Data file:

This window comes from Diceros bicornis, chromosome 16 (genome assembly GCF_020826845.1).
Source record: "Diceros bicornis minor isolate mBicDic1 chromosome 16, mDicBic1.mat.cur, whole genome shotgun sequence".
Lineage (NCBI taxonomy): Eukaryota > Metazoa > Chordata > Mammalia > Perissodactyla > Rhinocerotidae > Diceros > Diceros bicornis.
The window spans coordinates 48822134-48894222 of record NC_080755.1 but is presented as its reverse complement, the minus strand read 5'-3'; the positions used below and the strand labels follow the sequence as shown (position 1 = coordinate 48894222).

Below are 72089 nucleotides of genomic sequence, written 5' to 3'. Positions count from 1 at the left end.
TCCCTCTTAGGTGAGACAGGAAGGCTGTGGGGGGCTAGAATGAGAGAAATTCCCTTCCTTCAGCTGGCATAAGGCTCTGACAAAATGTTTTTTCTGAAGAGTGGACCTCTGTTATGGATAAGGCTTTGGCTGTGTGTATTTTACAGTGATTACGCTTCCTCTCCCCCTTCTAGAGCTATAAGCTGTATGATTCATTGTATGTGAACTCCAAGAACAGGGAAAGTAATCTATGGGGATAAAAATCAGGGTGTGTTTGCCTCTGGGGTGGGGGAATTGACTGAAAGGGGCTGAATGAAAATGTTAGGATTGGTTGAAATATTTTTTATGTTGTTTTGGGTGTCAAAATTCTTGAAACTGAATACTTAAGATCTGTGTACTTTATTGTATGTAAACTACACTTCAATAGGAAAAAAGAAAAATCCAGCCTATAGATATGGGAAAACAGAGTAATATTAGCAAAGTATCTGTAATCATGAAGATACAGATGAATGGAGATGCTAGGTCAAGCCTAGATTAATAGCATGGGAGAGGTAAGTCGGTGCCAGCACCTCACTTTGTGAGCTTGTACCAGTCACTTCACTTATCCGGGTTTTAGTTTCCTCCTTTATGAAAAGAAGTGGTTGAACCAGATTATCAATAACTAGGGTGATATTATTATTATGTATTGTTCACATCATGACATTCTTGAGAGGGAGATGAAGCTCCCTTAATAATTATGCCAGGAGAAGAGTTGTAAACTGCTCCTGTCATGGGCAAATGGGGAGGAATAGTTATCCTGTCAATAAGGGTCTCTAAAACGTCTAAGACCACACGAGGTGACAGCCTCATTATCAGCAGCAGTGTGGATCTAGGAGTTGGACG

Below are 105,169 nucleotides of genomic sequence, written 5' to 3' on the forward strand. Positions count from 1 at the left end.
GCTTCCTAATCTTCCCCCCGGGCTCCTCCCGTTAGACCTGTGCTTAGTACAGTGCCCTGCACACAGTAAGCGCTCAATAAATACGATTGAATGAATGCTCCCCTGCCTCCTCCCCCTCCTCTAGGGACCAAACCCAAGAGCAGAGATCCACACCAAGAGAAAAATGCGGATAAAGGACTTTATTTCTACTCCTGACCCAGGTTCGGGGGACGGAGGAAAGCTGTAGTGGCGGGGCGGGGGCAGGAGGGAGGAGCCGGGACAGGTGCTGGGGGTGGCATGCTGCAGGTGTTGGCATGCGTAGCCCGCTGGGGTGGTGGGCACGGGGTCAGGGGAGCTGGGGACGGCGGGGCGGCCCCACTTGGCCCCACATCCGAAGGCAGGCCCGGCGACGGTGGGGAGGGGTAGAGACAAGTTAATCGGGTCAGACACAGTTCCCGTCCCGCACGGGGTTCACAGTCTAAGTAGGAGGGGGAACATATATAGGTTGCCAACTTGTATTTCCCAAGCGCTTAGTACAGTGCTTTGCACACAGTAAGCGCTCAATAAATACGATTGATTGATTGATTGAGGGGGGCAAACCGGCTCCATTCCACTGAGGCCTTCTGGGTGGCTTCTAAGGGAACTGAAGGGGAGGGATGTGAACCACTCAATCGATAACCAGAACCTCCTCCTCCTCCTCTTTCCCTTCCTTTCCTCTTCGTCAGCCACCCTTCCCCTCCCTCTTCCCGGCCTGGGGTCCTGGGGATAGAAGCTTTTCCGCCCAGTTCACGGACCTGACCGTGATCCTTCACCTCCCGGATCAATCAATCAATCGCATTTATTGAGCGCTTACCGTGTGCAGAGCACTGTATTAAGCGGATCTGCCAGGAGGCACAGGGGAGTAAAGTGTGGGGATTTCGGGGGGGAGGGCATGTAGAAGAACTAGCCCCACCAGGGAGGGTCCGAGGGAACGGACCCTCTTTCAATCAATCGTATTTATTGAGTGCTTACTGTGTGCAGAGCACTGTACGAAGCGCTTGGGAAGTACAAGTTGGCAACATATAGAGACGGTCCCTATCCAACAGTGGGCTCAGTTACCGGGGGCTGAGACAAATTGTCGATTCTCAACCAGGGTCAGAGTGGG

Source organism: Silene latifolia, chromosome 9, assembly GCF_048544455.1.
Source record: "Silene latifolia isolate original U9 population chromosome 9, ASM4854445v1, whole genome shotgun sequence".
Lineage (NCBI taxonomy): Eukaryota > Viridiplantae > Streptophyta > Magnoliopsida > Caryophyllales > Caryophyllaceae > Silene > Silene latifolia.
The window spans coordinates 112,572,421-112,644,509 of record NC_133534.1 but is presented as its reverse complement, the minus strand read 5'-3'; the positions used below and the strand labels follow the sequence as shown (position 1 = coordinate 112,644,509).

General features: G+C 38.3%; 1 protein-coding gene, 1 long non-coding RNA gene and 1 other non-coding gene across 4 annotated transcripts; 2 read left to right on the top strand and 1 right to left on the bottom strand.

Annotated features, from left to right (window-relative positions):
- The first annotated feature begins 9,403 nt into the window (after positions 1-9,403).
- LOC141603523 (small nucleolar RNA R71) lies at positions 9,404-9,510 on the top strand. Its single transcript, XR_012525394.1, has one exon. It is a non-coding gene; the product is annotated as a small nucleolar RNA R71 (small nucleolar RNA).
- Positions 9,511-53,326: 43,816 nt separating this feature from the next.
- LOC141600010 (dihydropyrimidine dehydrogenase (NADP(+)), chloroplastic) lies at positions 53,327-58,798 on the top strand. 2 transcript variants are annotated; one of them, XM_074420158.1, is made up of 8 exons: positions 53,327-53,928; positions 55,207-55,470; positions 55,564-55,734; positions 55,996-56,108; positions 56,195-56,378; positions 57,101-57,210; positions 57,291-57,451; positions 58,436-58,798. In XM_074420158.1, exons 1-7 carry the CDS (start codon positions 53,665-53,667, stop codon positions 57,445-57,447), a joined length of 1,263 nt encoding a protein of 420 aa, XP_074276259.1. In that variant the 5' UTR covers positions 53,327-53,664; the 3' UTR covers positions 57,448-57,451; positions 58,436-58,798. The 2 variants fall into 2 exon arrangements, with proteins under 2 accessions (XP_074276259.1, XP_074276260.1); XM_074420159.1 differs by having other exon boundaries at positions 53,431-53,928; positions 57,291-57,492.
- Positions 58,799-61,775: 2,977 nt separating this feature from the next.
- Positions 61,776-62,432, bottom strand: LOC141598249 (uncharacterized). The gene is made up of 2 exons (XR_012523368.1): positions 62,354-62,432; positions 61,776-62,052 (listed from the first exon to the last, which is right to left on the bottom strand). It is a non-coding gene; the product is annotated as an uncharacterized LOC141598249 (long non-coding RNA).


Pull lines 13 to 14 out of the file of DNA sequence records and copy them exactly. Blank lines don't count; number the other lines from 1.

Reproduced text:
General features: G+C 38.3%; 1 protein-coding gene, 1 long non-coding RNA gene and 1 other non-coding gene across 4 annotated transcripts; 2 read left to right on the top strand and 1 right to left on the bottom strand.

Annotated features, from left to right (window-relative positions):